Becoming Jane
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2 items from 2014


Global Showbiz Briefs: Ecosse Films Inks 3-Year Deal With Shine International; Film4′s Katherine Butler Headed To UK’s Raw; More

9 January 2014 10:00 PM, PST | Deadline TV | See recent Deadline TV news »

Ecosse Films Inks First-Look Deal With Shine International The UK’s Ecosse Films has pacted with Elisabeth Murdoch’s Shine International in a three-year, first-look deal that will see the latter handle the producer’s TV sales and distribution. Ecosse’s TV credits include three seasons of Mistresses for BBC One (the U.S. remake was recently renewed for a second season by ABC); Life Of Crime for ITV and biopic Fleming for Sky Atlantic HD. Ecosse also has feature credits that include Diana, Becoming Jane and Nowhere Boy. Shine will rep finished tape and format rights for Ecosse Films’ new television output from January 1 onward. Katherine Butler Leaving Film4 For UK Producer Raw Film4 Deputy Head of Film Katherine Butler is leaving to join UK producer Raw. She will head up the film and TV drama division. Traditionally a factual producer, Raw launched a film and drama wing in »

- NANCY TARTAGLIONE, International Editor

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Biopics: film-makers breath new life into a tired concept – at a price

9 January 2014 2:00 PM, PST | The Guardian - Film News | See recent The Guardian - Film News news »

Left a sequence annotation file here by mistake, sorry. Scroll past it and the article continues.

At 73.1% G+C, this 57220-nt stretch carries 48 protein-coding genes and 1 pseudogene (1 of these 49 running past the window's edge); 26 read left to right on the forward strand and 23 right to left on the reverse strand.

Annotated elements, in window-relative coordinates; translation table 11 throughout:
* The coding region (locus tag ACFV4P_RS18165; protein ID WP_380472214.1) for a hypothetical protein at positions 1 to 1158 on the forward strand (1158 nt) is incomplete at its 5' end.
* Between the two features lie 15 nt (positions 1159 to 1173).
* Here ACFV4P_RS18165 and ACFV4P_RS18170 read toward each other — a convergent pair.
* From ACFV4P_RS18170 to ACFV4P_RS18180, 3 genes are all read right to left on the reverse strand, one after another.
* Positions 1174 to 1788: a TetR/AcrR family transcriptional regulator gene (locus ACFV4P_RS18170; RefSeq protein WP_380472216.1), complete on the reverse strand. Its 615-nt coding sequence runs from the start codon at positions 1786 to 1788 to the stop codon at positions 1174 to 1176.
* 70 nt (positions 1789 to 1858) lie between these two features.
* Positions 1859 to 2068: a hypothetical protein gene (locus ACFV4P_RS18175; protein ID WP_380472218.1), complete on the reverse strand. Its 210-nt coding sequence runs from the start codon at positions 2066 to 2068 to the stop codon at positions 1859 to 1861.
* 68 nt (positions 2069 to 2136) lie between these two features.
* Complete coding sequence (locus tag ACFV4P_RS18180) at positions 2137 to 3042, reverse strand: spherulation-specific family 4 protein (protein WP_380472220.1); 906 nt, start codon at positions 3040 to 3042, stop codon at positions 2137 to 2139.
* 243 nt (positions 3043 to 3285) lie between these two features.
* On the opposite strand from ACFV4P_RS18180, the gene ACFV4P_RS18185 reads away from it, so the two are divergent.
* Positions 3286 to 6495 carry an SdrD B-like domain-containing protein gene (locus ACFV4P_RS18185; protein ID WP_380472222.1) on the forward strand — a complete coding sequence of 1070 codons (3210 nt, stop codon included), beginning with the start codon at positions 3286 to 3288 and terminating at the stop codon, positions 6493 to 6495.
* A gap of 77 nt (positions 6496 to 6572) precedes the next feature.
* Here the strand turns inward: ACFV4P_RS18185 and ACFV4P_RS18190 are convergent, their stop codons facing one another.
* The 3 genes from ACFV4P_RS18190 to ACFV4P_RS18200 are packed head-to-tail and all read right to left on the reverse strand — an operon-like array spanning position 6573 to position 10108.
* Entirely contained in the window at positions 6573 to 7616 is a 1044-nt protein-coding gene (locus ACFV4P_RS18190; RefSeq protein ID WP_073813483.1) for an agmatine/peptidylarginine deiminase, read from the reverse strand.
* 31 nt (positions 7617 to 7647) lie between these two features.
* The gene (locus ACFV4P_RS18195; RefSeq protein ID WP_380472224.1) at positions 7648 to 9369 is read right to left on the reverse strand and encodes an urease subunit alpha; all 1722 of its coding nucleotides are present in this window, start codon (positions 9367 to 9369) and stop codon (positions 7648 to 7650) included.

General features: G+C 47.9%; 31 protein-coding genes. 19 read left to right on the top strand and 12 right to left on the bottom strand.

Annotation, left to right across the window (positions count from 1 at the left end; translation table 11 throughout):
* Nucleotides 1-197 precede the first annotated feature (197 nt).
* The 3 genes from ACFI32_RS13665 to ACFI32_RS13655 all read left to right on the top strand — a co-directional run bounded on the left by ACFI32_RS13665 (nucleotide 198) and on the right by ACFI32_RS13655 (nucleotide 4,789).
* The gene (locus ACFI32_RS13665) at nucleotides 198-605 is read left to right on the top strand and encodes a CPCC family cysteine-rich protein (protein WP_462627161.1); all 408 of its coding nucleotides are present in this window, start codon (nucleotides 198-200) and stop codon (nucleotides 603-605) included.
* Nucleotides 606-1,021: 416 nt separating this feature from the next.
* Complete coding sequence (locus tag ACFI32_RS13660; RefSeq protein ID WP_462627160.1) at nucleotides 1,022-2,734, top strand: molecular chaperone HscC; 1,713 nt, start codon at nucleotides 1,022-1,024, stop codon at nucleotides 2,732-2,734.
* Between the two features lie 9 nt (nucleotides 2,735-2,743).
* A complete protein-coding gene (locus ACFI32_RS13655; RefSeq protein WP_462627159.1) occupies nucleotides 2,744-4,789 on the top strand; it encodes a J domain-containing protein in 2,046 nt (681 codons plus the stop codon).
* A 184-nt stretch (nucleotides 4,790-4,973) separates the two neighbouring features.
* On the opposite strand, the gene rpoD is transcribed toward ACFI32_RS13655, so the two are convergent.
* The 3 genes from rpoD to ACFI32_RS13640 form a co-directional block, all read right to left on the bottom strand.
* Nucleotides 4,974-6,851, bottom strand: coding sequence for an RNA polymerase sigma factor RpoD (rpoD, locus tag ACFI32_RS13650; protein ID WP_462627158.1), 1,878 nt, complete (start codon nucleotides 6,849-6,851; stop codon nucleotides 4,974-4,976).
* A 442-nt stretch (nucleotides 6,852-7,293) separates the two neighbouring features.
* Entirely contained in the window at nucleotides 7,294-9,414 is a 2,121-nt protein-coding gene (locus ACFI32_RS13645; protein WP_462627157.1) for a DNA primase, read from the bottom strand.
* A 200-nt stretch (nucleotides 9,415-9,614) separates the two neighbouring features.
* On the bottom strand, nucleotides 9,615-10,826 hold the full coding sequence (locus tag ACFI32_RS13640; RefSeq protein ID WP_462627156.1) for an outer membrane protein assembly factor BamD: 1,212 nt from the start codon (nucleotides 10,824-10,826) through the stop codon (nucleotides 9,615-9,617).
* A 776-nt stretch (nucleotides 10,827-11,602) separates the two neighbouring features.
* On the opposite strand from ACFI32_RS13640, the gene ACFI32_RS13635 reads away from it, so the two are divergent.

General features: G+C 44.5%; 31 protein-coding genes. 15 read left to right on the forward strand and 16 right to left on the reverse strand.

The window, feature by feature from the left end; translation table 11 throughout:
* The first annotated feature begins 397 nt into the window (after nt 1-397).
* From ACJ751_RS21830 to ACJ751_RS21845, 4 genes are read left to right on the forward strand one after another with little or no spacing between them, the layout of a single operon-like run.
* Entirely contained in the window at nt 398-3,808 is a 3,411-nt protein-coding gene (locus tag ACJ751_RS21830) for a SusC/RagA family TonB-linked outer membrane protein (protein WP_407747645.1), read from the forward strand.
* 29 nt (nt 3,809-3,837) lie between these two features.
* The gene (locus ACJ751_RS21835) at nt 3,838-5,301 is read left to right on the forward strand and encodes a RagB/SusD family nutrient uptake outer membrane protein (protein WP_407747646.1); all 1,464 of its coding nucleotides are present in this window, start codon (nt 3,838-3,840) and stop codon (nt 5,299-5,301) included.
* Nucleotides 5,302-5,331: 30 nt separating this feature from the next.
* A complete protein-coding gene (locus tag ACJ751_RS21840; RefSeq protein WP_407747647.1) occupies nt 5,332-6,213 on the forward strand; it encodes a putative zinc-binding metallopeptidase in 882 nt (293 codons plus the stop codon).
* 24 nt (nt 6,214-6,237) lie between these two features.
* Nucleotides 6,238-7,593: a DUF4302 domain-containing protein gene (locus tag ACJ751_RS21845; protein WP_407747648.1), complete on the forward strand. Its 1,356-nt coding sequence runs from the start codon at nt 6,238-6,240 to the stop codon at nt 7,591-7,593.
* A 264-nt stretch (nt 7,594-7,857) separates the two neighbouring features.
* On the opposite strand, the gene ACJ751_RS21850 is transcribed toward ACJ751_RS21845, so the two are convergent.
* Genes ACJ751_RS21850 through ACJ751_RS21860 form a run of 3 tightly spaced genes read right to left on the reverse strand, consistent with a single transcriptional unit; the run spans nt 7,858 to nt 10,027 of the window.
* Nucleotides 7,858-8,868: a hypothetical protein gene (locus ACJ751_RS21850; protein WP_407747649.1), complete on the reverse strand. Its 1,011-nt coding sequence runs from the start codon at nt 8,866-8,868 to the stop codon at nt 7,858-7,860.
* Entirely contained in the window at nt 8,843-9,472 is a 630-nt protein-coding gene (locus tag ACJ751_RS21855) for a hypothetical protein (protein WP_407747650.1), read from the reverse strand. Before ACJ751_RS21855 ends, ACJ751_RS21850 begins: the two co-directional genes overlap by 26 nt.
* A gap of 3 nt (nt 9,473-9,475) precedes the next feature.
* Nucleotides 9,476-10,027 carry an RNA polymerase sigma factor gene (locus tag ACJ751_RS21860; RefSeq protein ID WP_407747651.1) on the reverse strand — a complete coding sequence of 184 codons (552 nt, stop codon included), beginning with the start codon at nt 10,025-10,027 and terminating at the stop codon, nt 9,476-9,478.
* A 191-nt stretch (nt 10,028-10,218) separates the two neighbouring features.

Films such as Lincoln revitalised the genre by focusing on short periods, but are too many made, too soon?

For a genre that's been dismissed so many times, the biopic is in impertinently rude health. In the past six months in the UK – and only counting the ones about major public figures – we've had Behind the Candelabra, Renoir, Lovelace, Rush, Diana, Hannah Arendt, The Fifth Estate, One Chance, Saving Mr Banks, Kill Your Darlings, and Mandela: Long Walk to Freedom. The next few weeks alone will grant us audiences with Solomon Northup (12 Years a Slave), Charles Dickens (The Invisible Woman) and Grace of Monaco.

Somewhere down the line, though, the biopic tightened up its act. The Mandela picture's cradle-to-the-grave trudge looks positively old-fashioned now; even 12 Years a Slave is a bit copperplate. The new-school, high-definition biopic goes for the essence, rather than a chronicle of events, focusing on a galvanising »

- Phil Hoad

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2 items from 2014


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